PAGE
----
|Loaded & ready for delivery.|
|Archives Research Center at the Univ. of Illinois, new home to the Lester library postcard collection.|
Tuesday, November 11, 2014
To celebrate Veterans Day I'm posting some postcards showing soldiers and sailors in front of American Library Association Library War Service camp libraries during WWI.
|Camp Gordon, GA|
|Camp Greene, NC|
|Camp Lee, VA|
|Pelham Bay Park, NY|
|Camp Doniphan, OK|
Monday, November 10, 2014
One of my most rewarding activities as Chair of the Steering Committee of the Wisconsin Library Heritage Center is participating in the selection of inductees into the Wisconsin Library Hall of Fame. Five individuals were inducted into the Wisconsin Library Hall of Fame on November 6 at the Wisconsin Library Association Annual Conference in Wisconsin Dells. The Library Hall of Fame is a program of the WLA Foundation and the Wisconsin Library Heritage Center. The inductees are:
Gilbert Harry Doane (1897-1980) served as Director of the University of Wisconsin – Madison General Library (1937-1943 & 1945-1956) and as Director of the UW-Madison Library School (1938-1941). He was head of the UW-Madison Archives program (1956-1962). He served in the U.S. Army’s World War II Monuments, Fine Arts, and Archives (“Monuments Men”) Project (1943-1945).
Wilbur Lyle Eberhart (1922-2010) was the first administrator of the Division for Library Services in the Wisconsin Department of Public Instruction after the Wisconsin Free Library Commission was abolished. He served in this capacity from 1965 to 1981 which included the period when Wisconsin’s public library system legislation was passed and implemented.
Peter G. Hamon (1945- ) served as Director of the South Central Library System (1981-2005). He was active in promoting statewide library legislation and funding, and served as President (1991) and as Legislative Advocate for the Wisconsin Library Association. He was honored as WLA/DEMCO Librarian of the Year in 2004.
Nolan I. Neds (1921-2006) served as Supervisor of Neighborhood Libraries and Extension and as Deputy City Librarian of the Milwaukee Public Library (1965-1982). He was a champion of library service to the underserved in Milwaukee County, the State, and the nation. He was active in the Wisconsin Library Association and served as President (1970-1971).
Gertrude Thurow (1906-1993) served as Director of the La Crosse Public Library (1953-1975) and was instrumental in establishing the predecessors of the Winding Rivers Library System (1965-1975). She served as President of the Wisconsin Library (1955-56). Thurow was honored as WLA Librarian of the Year in 1959, and received WLA’s Special Service Award in1975.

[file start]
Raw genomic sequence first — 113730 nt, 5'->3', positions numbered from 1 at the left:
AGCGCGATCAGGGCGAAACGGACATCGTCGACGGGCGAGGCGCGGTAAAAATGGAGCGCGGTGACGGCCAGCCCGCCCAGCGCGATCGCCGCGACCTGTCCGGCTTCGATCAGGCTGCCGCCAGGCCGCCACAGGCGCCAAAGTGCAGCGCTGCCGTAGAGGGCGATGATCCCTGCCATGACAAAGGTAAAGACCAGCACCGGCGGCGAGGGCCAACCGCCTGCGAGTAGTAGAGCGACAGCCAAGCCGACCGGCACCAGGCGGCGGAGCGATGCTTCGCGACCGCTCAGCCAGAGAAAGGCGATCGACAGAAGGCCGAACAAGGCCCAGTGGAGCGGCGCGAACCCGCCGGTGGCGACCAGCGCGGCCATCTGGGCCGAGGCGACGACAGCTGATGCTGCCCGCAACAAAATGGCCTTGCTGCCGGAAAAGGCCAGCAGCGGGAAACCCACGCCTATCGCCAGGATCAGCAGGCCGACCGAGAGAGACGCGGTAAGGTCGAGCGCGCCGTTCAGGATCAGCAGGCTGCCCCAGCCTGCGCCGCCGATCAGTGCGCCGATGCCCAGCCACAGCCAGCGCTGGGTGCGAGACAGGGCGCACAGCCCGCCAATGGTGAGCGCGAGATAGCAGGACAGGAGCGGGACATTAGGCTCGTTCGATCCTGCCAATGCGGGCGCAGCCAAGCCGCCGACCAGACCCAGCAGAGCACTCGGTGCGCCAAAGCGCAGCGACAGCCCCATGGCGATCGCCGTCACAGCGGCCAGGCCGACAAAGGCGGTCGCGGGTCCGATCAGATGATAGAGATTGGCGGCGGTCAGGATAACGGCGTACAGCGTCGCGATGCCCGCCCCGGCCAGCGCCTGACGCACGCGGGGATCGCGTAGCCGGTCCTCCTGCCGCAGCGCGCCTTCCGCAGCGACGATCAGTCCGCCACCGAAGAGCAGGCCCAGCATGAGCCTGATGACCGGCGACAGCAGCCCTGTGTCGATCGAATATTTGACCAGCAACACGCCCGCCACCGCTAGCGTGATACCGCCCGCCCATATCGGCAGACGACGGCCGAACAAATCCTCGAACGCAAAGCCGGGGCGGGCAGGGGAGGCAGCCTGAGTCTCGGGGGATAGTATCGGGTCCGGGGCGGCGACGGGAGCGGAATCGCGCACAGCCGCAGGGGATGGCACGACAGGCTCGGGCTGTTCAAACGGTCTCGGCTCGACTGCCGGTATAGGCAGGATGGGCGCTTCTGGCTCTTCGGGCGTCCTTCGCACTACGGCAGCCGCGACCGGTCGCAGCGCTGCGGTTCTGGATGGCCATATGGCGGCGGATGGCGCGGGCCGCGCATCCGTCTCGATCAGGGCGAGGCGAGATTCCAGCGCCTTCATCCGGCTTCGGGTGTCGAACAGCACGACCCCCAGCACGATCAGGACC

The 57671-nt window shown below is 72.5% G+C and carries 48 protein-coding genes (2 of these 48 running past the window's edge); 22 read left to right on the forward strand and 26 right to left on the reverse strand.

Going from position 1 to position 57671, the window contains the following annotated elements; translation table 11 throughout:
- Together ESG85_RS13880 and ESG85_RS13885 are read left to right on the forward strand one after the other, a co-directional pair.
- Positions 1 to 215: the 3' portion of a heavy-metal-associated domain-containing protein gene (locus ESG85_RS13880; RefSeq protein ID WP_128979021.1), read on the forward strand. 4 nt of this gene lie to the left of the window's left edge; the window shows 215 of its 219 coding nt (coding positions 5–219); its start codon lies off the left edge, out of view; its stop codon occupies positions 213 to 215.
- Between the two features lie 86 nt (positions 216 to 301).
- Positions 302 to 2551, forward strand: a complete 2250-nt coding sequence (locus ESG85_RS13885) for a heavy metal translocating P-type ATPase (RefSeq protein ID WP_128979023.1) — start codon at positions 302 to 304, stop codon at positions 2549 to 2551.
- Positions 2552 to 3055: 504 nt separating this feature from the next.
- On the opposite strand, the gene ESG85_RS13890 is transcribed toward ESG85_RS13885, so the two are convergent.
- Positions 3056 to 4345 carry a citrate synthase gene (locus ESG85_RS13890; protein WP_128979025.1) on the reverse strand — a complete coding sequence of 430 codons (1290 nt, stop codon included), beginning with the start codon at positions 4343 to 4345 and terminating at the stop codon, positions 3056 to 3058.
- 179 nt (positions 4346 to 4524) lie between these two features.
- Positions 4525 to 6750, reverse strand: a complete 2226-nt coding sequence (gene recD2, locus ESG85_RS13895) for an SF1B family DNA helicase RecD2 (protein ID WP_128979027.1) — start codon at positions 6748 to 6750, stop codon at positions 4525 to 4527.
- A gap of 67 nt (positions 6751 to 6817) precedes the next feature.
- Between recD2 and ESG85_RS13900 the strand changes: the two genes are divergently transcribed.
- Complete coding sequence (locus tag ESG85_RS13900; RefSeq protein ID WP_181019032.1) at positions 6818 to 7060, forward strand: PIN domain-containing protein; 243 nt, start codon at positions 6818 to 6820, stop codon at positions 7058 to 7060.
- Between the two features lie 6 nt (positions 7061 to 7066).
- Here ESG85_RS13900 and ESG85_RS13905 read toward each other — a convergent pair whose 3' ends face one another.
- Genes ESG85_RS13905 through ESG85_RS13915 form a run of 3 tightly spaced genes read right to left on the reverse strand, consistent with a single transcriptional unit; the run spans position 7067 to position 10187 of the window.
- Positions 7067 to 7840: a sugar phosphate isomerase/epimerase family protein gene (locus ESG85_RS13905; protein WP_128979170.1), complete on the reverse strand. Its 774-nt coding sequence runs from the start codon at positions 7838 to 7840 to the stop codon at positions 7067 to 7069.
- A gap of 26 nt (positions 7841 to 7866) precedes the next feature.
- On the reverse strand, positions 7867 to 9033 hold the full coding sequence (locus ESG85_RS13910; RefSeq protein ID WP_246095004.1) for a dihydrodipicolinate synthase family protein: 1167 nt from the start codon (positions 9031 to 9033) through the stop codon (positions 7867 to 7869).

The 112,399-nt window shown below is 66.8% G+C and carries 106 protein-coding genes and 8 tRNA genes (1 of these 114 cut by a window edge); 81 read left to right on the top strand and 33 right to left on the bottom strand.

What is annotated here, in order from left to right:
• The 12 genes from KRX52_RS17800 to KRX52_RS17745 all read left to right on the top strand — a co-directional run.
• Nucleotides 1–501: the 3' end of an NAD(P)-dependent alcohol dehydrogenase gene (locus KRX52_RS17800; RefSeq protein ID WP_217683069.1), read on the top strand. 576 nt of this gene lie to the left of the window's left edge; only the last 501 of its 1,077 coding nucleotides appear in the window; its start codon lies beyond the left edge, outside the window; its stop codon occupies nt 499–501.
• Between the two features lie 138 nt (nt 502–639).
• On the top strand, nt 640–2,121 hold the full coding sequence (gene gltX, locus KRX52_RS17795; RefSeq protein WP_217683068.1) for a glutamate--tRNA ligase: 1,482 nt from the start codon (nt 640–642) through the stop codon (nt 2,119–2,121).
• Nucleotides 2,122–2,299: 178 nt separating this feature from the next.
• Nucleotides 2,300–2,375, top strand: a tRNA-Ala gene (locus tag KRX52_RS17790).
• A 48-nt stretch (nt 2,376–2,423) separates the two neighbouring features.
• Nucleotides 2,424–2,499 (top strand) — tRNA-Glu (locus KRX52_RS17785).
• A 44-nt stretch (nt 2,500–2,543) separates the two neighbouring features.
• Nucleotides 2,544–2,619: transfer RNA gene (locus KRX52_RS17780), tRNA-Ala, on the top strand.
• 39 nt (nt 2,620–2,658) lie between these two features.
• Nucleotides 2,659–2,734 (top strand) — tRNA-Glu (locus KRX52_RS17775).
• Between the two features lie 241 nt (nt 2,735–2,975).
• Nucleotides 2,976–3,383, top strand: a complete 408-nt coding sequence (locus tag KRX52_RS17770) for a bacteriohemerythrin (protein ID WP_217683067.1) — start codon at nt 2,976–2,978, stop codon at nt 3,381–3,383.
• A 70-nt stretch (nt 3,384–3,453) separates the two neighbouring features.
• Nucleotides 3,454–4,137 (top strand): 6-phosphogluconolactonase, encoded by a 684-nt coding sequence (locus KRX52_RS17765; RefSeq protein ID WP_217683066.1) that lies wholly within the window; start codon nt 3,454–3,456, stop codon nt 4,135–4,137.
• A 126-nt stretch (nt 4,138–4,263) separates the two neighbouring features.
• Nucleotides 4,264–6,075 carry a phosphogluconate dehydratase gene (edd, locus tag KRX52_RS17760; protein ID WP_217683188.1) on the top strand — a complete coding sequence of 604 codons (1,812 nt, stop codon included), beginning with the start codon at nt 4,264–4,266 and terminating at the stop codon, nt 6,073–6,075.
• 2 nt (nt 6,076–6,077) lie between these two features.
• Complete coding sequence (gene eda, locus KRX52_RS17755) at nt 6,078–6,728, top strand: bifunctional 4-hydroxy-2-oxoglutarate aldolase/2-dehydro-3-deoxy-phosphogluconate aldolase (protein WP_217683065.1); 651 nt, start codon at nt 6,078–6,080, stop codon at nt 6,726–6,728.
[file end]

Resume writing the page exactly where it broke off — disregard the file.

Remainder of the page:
Monday, October 6, 2014
Today marks the 138th anniversary of the founding of the American Library Association. The founding took place on October 6, 1876 at a conference of librarians at the Pennsylvania Historical Society in Philadelphia. The events leading up to the conference are documented in the book Raking The Historic Coals, The A.L.A. Scrapbook of 1876 by Edward G. Holley (Beta Phi Mu, 1967). Although Melvil Dewey received much of the credit for the call for the conference, others including Richard Rodgers Bowker and Frederick Leypoldt played important roles. Of the 103 people who attended the conference 90 were men and 13 were women. At the end of the conference attendees who wanted to form the new association signed a register. Melvil Dewey signed as "Number one". By the end of 1876, 43 individuals had joined the association. On the evening of October 6 there was a social reception. A replica of the invitation to that affair is shown above. This anniversary of the founding of ALA highlights the fact that in two years, it will celebrate its 140th anniversary, an occasion worthy of celebration. In 2026, only twelve years away, ALA will celebrate its 150th anniversary, a major milestone for any organization.
Friday, September 19, 2014
I published a previous post about the "Free for All: Inside the Public Library film project which will feature public libraries across America today and provide historical background about the public library movement in the United States. The project is now at a critical filming stage and a fundraising effort has been launched to pay for this phase. They have more information and a nice video about the project on their home page. It also includes information about donating to the project which I highly endorse.
Thursday, September 11, 2014
When Andrew Carnegie gave a grant of $26,000 to Guthrie, Oklahoma on October 17, 1901 for a public library building it was the capital of the Oklahoma Territory. The library building was completed in 1902 and in 1906 it served as the backdrop for the inauguration of Frank Frantz, Oklahoma's last territorial governor. That event is depicted on the postcard above. Guthrie lost out to Oklahoma City as the permanent State Capital. The Carnegie building ceased to house the public library in 1972 when a new public library building was completed. According to the website of the Oklahoma Territorial Museum, the Carnegie building barely escaped destruction due to the generosity of a benefactor who also donated a museum building to the City. The very elaborate building which was added to the National Register of Historical Places in 1971 is now part of the museum complex. Information about Oklahoma's other Carnegie libraries can be found HERE.
Tuesday, September 9, 2014
In 1927 the Committee on Library Extension of the American Library Association published a small brochure (see above) that described the inequality of access to public library service in the nation and advanced the goal of "Adequate public library service within easy reach of every one". It then offered some strategies for achieving that goal. A chart in the brochure (at left) showed that more than 50 million Americans were without library service, mostly in rural areas. Elsewhere in the brochure it was pointed out that out of 3,065 counties the United States 1,235 had no public libraries within their boundaries. Strategies included leadership from state library agencies and county libraries. It was not until the passage of the Federal Library Services Act in 1956 that that the extension of public library service became a national priority. As a result of federal and state library funding programs enormous progress has been made toward achieving the goal of adequate public library service within easy reach of everyone. However, there are still millions of Americans without public library service or without adequate public library service.
Tuesday, September 2, 2014
|Melvil Dewey (1851-1931), ALA Leader & President Lake Placid Club|
|Herbert Putnam (1861-1955), 8th Librarian of Congress|
|Susan Grey Akers (1889-1984), Library School Dean|
|Ainsworth Spofford (1835-1908), 6th Librarian of Congress|
|Justin Winsor (1831-1897), ALA's First President|
|Norman D. Stevens, Molesworth Institute Director Emeritus|
|George M. Eberhart, American Libraries Direct Editor|